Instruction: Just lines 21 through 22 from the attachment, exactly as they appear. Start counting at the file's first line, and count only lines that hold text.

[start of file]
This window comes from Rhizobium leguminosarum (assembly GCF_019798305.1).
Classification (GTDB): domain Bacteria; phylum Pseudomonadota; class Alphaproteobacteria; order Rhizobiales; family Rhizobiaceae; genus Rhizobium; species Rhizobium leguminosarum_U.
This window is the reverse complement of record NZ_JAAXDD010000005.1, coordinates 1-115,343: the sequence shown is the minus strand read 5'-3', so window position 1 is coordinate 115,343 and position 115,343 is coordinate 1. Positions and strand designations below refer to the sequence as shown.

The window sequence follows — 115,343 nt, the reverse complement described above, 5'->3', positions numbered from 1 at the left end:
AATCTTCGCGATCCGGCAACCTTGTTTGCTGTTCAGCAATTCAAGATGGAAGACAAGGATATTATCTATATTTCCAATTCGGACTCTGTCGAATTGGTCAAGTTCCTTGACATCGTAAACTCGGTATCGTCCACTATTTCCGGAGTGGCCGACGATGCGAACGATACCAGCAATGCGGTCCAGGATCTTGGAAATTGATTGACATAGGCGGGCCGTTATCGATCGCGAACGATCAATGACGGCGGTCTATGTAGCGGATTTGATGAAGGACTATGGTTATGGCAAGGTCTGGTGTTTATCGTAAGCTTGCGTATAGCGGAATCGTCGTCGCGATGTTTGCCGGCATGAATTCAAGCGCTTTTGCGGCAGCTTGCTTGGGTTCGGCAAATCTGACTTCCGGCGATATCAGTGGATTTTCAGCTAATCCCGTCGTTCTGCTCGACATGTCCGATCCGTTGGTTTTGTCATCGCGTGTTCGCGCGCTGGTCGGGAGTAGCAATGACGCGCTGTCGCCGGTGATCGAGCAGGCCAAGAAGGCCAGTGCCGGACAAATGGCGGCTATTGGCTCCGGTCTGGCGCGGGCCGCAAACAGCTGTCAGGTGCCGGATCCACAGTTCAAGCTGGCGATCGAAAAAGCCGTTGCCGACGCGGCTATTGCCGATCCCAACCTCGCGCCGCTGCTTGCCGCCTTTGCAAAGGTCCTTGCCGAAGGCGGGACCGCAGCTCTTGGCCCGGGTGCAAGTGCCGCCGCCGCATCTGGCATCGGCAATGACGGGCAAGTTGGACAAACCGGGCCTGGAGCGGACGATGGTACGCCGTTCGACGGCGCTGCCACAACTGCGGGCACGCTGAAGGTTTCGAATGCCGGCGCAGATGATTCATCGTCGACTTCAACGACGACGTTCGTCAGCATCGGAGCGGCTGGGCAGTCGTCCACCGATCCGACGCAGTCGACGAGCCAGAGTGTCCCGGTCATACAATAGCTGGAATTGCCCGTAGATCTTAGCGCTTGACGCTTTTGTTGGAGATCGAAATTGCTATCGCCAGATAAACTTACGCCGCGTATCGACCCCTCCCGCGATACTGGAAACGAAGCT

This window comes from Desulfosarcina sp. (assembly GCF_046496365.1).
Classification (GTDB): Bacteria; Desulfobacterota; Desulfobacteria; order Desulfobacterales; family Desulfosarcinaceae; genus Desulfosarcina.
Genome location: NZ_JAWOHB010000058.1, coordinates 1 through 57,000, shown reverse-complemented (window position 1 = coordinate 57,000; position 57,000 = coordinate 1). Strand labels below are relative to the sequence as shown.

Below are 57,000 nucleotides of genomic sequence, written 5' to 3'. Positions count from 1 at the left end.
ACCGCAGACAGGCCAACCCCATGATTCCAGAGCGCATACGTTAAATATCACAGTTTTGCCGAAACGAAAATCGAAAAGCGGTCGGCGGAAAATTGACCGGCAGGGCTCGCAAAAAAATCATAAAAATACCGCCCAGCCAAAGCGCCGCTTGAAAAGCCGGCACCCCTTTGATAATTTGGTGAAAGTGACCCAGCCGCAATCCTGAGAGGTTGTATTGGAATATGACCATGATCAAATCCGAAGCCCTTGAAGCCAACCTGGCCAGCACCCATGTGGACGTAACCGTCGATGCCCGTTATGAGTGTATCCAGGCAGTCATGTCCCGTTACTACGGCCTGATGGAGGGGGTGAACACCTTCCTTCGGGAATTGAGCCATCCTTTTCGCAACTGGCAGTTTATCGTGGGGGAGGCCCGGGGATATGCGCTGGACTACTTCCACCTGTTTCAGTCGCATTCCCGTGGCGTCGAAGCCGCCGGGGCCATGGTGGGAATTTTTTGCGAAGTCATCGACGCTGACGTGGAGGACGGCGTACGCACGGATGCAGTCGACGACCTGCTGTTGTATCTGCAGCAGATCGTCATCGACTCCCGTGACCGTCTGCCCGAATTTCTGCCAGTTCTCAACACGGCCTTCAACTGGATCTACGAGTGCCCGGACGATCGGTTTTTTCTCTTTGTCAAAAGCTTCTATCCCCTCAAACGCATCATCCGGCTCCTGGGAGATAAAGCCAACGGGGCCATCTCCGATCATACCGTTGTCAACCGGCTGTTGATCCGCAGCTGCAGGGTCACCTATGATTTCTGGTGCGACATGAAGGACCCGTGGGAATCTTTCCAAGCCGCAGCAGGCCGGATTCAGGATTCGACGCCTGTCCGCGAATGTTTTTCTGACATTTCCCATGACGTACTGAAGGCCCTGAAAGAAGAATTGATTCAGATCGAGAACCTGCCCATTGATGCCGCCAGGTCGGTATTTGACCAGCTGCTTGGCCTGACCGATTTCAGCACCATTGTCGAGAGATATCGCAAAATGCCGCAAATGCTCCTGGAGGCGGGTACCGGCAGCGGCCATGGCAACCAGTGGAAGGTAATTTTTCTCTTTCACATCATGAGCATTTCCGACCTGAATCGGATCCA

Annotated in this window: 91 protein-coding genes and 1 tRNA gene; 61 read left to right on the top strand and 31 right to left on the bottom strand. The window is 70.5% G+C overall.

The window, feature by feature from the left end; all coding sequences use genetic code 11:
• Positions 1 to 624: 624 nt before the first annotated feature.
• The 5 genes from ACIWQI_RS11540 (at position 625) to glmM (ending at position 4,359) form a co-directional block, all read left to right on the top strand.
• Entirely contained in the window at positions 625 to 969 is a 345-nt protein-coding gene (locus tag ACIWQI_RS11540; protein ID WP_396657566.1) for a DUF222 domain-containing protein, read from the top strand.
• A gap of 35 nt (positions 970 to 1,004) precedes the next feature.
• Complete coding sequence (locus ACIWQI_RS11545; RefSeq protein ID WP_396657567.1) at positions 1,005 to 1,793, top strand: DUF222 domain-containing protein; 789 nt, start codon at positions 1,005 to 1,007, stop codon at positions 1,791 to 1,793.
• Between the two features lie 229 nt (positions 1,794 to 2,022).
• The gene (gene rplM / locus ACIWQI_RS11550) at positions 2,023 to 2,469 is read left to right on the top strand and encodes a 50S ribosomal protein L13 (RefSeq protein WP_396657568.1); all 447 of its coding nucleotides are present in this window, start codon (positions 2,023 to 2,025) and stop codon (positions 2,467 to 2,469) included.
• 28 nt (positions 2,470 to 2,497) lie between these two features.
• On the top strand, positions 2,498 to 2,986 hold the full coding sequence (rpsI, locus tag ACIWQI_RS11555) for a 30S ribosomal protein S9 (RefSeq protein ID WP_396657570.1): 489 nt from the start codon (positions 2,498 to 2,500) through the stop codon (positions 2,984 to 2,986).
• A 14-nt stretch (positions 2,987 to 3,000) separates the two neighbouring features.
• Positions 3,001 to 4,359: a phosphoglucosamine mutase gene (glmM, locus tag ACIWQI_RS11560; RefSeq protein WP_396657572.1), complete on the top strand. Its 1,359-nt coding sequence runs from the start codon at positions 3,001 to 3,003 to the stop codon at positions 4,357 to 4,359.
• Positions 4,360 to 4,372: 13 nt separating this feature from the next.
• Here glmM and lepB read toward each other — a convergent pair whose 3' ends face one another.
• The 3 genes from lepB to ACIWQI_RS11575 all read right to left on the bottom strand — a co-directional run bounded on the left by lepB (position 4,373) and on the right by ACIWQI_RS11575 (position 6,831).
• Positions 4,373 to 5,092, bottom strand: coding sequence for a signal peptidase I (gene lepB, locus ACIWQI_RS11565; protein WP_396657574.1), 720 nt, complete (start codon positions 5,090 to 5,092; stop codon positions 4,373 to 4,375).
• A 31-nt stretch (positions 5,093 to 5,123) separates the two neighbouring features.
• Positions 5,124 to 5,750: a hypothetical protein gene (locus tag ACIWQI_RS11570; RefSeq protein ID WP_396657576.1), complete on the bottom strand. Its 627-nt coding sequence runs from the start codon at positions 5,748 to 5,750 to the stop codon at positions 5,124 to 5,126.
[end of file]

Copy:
• On the top strand, positions 2,498 to 2,986 hold the full coding sequence (rpsI, locus tag ACIWQI_RS11555) for a 30S ribosomal protein S9 (RefSeq protein ID WP_396657570.1): 489 nt from the start codon (positions 2,498 to 2,500) through the stop codon (positions 2,984 to 2,986).
• A 14-nt stretch (positions 2,987 to 3,000) separates the two neighbouring features.